41% of the time, Coco Crisp works 82% of the time. Mandatory Credit: Jerome Miron-USA TODAY Sports
It is often said, within the Athletics organization, that Coco Crisp is the engine of the team. When Coco is hot, the team is hot and there are a plethora of statistics to support the idea that Coco Crisp is a catalyst for success. In fact, Shooty Babbit is fond of calling Crisp the “second best leadoff man in Oakland history” the first, of course, being Rickey Henderson.
When Coco Crisp is in the lineup, there are statistical advantages. For instance, the Athletics win 82% of the games that Coco scores at least one run in and he did so in 41% of the games he played in 2014. Having missed 36 games last season and having another 26 incomplete games (for an inning total of around 50 games), a significant amount of opportunity was lost due to injuries incurred on the field. No one can tell for sure if having him in those games would have changed the outcome but having a player with a .412 scoring average in the lineup every day certainly increases your odds. For comparison, Josh Donaldson scored in 43% of his games, Brandon Moss in 40%, Josh Reddick in 37% and Alberto Callaspo in 25%.
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So why, then, should Coco Crisp quit in center? Because he’s a liability to the Athletics in center. Sure, he has great range, above average speed and solid accuracy but he has a rubber arm and, at 34, is prone to injury when playing 110% defense. A deep bloop to center is a guaranteed double when Crisp is in the field where a similar ball to right will have the runner second guessing whether to run on Reddick. Coco’s neck issues this season, the culprit of most the missed games, were caused by playing too hard on defense, not at the plate. If the Athletics are going to succeed in 2015, they need to take a good hard look at Crisp’s value offensively versus his likelihood of injury defensively.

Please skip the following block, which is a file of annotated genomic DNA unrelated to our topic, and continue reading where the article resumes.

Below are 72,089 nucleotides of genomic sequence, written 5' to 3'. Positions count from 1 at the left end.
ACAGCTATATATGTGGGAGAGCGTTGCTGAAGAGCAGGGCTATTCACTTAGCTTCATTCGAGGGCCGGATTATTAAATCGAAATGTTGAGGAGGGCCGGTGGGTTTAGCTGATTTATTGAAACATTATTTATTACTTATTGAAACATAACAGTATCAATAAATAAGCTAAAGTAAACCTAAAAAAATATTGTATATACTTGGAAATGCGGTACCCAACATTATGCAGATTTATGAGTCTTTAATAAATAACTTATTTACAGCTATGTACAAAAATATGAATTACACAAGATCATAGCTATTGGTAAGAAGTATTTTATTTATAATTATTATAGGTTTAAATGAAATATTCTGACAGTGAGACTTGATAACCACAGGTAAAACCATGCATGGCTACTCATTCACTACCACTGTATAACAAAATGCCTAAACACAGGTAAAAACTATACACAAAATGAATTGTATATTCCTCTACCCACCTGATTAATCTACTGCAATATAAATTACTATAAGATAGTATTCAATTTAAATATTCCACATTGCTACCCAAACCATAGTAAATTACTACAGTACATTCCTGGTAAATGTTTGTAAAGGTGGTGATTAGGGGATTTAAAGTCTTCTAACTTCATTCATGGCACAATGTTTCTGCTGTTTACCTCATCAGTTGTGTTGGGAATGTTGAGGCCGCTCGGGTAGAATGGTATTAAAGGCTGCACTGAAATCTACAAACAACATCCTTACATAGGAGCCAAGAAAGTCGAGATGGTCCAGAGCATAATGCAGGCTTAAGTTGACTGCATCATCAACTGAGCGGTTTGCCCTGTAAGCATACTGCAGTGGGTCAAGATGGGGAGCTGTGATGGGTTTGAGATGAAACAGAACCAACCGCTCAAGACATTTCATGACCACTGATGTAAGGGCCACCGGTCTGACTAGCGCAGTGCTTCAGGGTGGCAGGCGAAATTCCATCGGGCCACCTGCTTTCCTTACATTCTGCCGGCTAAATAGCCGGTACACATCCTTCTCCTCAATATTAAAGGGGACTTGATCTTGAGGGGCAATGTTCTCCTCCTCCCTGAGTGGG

Before you flood me with hate mail, I love Coco Crisp. He’s one of my favorite players both on and off the field and I want him to play in every game of the season. With a defensive WAR of 4.8, I realize that he is a good defensive player despite his throwing deficiencies but I’d rather have him at DH for 162 games in 2015 than in center for 100.
So, who do we put out in Center? The Athletics lineup will be the most speculated lineup in all of baseball during this off season and none of us have any real insight. When I set my ideal outfield, it makes the infield impossible to staff and vice versa but, for the sake of this article, I will give it a try. In right field, you have Reddick. That goes without saying, nobody will argue that. In center, I would put Craig Gentry whose defensive WAR is 5.4, higher than Coco’s. Gentry is fast with good range and a stronger arm. In left, I’d go with Sam Fuld who is fast, has a strong arm and plays as hard as Reddick or Crisp without the fondness for injuries.
With those three in the outfield and Coco as DH, you’ve got a solid wall of defense and three incredibly fast base runners in Fuld, Crisp and Gentry that you can scatter through the lineup thus utilizing the most from each player while insuring the least injury potential for Coco Crisp.
The A’s know first hand what it is like to face a team with solid defense and speed on the bases having lost to such a team in the wildcard game. This roster has the potential to be one of those teams with a slight tweak to philosophy. Keep the core, Fuld (7), Gentry (8), Reddick (9) and Crisp (DH), as your every day players and use 2,3,4, and 6 as your platoon positions, if you’re still married to the platoon (which I’m not) and you’ll get a winning blend of defense and offense for the 2015 season.